PEPSICO FOUNDATION PLEDGES $100M TO EXPAND FOOD AID PROGRAM GLOBALLY
The PepsiCo Foundation has announced plans to expand its Food For Good program, to address hunger globally, pledging $100 million in new food security initiatives and sustainable agriculture development by 2030.
The philanthropic organisation has also expanded its work with the United Nations World Food Programme, pledging additional funds to create a multi-country partnership in the Middle East and North Africa to secure food for communities affected by climate change.
Jon Banner (pictured below), president of the PepsiCo Foundation and executive vice president of PepsiCo global communications, said the company and its philanthropic arm want to combat the world’s hunger crisis, which was severely exacerbated by the pandemic.
“Roughly 800 million people around the world suffer from hunger,” he commented. “It’s a tragedy that doesn’t need to happen. We had made so much progress, but I think, in one year, the pandemic has set us back 15 years.”
According to the brand, PepsiCo also plans to offer its business knowhow to nonprofits around the world. Banner added that PepsiCo’s agronomists and supply chain experts will work with farmers around the world in a bid to increase their crop yields and make them more sustainable, for the benefit of both the businesses and the communities.
The leveraging of PepsiCo business knowledge for its foundation’s nonprofit partners will continue both in the United States and internationally.
The PepsiCo Foundation plans to tackle this new goal in the same way Food for Good has for the past 12 years — by collaborating with communities where PepsiCo associates live and work, the company said in a statement.
Like in the US, where Food for Good partners with more than 50 local nonprofits and food banks to distribute nutritious meals to families in need. Or in South Africa, where Pioneer Foods, which PepsiCo acquired in 2020, created the Schools Breakfast Nutrition Programme, which provides a nourishing start to the day for more than 30,000 children in 35 schools across seven provinces. Or in China, where PepsiCo partnered with the China Foundation for Poverty Alleviation and Chinese Nutrition Society to create Nutrition in Action — a program that offers meals and education to enhance the health awareness of students in rural areas of the country.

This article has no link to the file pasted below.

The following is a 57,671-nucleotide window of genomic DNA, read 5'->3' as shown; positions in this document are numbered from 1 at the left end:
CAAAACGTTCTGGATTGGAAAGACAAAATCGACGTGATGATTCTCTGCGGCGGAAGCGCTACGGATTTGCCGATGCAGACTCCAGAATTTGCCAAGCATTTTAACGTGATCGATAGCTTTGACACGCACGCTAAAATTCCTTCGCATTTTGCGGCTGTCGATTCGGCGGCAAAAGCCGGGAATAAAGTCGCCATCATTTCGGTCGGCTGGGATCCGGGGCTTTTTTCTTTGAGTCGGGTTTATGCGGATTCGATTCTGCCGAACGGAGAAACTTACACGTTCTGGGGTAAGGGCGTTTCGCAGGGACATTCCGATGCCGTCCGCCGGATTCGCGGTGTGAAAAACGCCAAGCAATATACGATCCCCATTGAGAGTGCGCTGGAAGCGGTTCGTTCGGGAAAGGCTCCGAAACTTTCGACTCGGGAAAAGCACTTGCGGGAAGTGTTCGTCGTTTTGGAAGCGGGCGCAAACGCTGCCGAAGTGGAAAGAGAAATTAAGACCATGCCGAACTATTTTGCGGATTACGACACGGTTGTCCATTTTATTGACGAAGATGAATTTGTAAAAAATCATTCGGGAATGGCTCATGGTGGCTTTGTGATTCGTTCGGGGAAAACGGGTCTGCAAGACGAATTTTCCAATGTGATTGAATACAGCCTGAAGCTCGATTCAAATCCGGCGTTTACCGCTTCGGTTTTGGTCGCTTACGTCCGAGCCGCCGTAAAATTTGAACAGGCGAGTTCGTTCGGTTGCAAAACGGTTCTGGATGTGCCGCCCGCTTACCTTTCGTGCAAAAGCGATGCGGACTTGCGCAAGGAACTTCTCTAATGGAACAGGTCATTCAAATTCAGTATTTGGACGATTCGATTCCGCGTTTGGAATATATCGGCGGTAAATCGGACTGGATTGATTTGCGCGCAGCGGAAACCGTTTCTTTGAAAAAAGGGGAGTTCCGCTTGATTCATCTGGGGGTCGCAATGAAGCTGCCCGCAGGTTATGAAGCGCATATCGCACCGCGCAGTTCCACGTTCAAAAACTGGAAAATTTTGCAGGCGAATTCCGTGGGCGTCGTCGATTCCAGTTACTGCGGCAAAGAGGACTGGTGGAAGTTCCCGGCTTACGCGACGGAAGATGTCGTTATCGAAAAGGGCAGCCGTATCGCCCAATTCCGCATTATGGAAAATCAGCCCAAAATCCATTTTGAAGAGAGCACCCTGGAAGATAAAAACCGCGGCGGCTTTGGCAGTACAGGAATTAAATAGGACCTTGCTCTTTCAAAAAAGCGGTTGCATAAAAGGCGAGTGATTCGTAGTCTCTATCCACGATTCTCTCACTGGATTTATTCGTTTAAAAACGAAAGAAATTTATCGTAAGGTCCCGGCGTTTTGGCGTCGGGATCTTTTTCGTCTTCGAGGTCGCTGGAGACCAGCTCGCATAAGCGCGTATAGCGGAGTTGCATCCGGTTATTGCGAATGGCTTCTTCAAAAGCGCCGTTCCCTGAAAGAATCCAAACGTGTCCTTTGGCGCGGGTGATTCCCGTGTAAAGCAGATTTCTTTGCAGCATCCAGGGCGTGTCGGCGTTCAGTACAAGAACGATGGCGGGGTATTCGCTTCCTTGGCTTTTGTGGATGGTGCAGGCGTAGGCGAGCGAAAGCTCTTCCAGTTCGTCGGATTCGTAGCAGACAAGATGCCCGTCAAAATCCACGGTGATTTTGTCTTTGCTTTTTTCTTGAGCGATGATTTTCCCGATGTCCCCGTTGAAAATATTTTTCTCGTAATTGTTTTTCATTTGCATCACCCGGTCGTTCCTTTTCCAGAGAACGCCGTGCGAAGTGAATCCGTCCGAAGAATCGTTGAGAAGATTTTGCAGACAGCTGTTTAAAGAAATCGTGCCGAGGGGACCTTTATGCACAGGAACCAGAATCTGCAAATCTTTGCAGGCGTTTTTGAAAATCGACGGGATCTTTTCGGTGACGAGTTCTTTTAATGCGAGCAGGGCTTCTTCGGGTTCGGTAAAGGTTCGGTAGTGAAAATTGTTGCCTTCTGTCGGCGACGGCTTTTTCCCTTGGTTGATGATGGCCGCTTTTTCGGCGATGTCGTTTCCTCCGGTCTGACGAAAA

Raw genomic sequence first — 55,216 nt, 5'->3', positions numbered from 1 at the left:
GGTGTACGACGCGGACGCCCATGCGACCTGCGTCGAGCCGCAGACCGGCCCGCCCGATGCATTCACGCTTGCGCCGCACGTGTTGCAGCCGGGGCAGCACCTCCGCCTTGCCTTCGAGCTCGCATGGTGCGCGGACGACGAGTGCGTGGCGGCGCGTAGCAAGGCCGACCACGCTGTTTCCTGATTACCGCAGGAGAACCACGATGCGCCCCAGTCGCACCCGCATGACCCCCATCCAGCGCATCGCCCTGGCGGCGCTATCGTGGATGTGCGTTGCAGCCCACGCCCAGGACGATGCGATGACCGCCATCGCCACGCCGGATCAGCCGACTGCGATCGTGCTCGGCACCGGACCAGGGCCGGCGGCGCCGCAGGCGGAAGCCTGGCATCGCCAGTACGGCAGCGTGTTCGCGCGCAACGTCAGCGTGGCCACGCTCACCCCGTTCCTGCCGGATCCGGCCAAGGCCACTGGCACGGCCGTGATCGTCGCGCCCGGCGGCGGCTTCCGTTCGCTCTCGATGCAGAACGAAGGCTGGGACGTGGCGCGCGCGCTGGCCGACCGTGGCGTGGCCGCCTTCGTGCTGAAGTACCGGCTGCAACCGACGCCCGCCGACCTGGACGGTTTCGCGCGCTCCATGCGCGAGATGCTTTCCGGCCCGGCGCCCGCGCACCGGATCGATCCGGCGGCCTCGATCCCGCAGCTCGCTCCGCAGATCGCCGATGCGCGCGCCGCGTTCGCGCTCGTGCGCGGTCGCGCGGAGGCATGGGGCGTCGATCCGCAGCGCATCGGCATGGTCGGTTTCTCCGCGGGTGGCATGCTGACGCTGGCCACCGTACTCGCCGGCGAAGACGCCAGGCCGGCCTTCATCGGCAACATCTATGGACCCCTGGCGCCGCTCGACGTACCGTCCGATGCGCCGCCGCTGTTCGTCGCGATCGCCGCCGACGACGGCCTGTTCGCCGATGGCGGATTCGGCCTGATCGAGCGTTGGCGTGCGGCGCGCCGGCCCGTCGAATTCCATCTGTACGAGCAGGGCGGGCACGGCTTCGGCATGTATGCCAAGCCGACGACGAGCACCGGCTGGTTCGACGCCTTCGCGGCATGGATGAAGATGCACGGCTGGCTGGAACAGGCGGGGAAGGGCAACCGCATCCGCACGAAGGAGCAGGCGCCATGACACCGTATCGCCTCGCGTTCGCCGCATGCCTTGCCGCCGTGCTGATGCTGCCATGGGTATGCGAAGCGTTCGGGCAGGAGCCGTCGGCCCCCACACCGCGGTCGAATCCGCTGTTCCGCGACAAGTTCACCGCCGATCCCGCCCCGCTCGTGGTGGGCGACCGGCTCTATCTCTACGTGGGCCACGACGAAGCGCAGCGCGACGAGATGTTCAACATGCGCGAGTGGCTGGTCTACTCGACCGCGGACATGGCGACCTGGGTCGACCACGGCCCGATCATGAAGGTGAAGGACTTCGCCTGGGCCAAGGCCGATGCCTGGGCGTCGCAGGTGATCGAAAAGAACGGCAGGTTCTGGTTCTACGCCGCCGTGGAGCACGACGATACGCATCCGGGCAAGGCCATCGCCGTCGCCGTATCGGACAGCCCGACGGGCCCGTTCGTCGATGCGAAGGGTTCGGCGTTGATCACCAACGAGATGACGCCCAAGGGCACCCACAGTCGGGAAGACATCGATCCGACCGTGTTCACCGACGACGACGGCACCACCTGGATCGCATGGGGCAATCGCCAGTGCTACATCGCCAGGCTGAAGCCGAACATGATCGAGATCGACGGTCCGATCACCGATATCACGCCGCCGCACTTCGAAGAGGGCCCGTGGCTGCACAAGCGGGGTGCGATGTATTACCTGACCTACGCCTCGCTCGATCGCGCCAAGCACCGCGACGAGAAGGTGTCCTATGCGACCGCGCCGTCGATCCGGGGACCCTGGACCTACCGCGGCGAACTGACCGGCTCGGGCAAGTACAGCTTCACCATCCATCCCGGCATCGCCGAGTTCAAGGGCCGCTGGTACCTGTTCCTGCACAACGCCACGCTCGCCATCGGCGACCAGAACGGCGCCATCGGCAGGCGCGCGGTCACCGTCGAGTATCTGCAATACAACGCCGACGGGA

PepsiCo Foundation is also providing a $1 million grant to longtime partner World Food Programme. The funds will go toward co-creating a multi-country partnership in the Middle East and North Africa that will focus on improving the long-term food security needs of communities affected by climate change, conflict, natural disasters and humanitarian crises.
“We are grateful to PepsiCo for their decade-long partnership and steadfast support as we work to defeat global hunger,” says Barron Segar, World Food Program USA President and CEO. “PepsiCo’s critical investments in sustainable agriculture and building the resilience of small-scale farmers are helping us make great progress in addressing the root causes of hunger.”
Food for Good is also doing that with programs such as Agrovita, which is focused on making PepsiCo’s supply chains for plantain, cocoa and palm production in southern Mexico more sustainable; and She Feeds the World, which, in partnership with global poverty-fighting organization CARE, is providing 5 million female farmers and their families with training and economic support to help them increase crop yields and gain access to nutrition locally. Additionally, PepsiCo is participating in the Zero Hunger Private Sector Pledge, pledging to invest $100 million in positive agriculture initiatives by 2030 to help minimize waste and ensure a more resilient food supply.
Through these practices, Food for Good and PepsiCo Foundation are using their expertise and reach to work towards the goal of reaching zero hunger around the world, PepsiCo said.
“We are proud to leverage our global capabilities in collaboration with local community partners in new ways,” Banner says. “But it is just one step in a long journey toward realizing zero hunger and ensuring a sustainable future for all.”
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